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This isn't so much a second volume as a second half of Rateliff's book; the first numbered page is 469! So the two really need to be read as a single unit. Having recovered from this discovery, I still enjoyed the detail on Tolkien's construction of the original text of The Hobbit, the subsequent revisions to bring the Gollum episode and other elements better in line with The Lord of the Rings, and finally his abandonment of an attempt to rewrite the entire thing to get rid of some of the continuity errors (eg, what did the dwarves do with their musical instruments after they played them in Bag End?) at the behest of an unnamed female friend who persuaded him to let the text be.

Rateliff incudes more nuggets of analysis of the story's roots in literature and in Tolkien's other writing, in which the Father Christmas Letters, written around the same time, are a prominent source. The best bits were in the first volume, but I did find it interesting to note that Tolkien drew more illustrations of Smaug than of any other character in his legendarium, and Rateliff teases out Tolien's fascination with dragons from the first thing he could recall ever writing, as a small child, through Beowulf and the early versions of what was to become the Silmarillion, to Smaug. There's also an interesting reflection on whether the Arkenstone is a Silmaril: it is, and at the same time it isn't, and the fact that we ask the question at all says interesting things about concepts of canonicity.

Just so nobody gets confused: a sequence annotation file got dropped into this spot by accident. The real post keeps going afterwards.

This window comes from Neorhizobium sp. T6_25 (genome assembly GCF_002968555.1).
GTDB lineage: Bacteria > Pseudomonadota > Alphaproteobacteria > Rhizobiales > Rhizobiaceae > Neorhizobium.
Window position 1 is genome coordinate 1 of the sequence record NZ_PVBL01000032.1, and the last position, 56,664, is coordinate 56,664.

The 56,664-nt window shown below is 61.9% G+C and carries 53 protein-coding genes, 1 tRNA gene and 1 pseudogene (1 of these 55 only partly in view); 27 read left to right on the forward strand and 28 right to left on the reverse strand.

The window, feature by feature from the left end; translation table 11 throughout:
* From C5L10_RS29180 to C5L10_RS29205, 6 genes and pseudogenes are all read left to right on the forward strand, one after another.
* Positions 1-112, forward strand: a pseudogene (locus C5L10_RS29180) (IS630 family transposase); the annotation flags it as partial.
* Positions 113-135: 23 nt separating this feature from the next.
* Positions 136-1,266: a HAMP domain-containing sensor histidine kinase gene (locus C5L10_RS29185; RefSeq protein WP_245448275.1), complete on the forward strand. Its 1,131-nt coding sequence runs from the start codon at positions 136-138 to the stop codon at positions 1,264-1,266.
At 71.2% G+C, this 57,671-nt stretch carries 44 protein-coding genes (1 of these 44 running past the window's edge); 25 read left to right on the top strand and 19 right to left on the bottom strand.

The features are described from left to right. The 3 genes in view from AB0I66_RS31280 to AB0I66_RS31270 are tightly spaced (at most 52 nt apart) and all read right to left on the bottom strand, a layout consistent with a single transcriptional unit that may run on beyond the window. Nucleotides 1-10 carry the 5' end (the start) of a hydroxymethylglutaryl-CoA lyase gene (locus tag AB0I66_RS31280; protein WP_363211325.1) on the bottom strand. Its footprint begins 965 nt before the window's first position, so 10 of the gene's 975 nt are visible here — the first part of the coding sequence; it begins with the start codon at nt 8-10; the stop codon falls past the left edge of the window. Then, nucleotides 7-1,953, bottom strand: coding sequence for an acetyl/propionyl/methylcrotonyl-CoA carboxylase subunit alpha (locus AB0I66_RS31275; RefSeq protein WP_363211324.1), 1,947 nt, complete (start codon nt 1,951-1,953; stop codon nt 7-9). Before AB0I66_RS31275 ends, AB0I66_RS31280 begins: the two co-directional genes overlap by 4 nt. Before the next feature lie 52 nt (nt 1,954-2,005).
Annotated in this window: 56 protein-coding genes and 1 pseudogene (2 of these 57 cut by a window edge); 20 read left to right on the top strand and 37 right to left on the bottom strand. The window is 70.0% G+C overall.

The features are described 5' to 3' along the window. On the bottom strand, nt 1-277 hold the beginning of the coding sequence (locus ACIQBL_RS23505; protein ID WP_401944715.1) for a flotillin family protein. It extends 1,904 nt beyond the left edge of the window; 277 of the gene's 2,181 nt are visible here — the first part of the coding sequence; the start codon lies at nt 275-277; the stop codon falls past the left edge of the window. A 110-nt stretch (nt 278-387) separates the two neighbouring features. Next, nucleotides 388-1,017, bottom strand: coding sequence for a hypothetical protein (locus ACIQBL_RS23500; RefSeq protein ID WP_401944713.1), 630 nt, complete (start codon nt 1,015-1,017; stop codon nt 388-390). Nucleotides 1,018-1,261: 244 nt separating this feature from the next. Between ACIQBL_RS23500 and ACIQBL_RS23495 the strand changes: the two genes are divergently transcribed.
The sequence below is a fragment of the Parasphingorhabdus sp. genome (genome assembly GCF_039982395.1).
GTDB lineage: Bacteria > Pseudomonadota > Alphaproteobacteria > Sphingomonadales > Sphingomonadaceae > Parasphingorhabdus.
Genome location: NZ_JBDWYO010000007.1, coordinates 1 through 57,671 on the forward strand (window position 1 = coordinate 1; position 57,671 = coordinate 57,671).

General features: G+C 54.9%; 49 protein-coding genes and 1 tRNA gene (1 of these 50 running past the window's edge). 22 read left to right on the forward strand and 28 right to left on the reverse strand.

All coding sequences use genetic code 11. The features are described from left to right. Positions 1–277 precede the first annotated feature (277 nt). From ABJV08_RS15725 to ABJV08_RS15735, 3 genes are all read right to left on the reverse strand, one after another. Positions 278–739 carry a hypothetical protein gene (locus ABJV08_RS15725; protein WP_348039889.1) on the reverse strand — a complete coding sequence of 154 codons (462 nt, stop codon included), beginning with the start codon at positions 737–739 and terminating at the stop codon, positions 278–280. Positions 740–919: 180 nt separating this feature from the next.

The two volumes are really for completists only, but strongly recommended for them.

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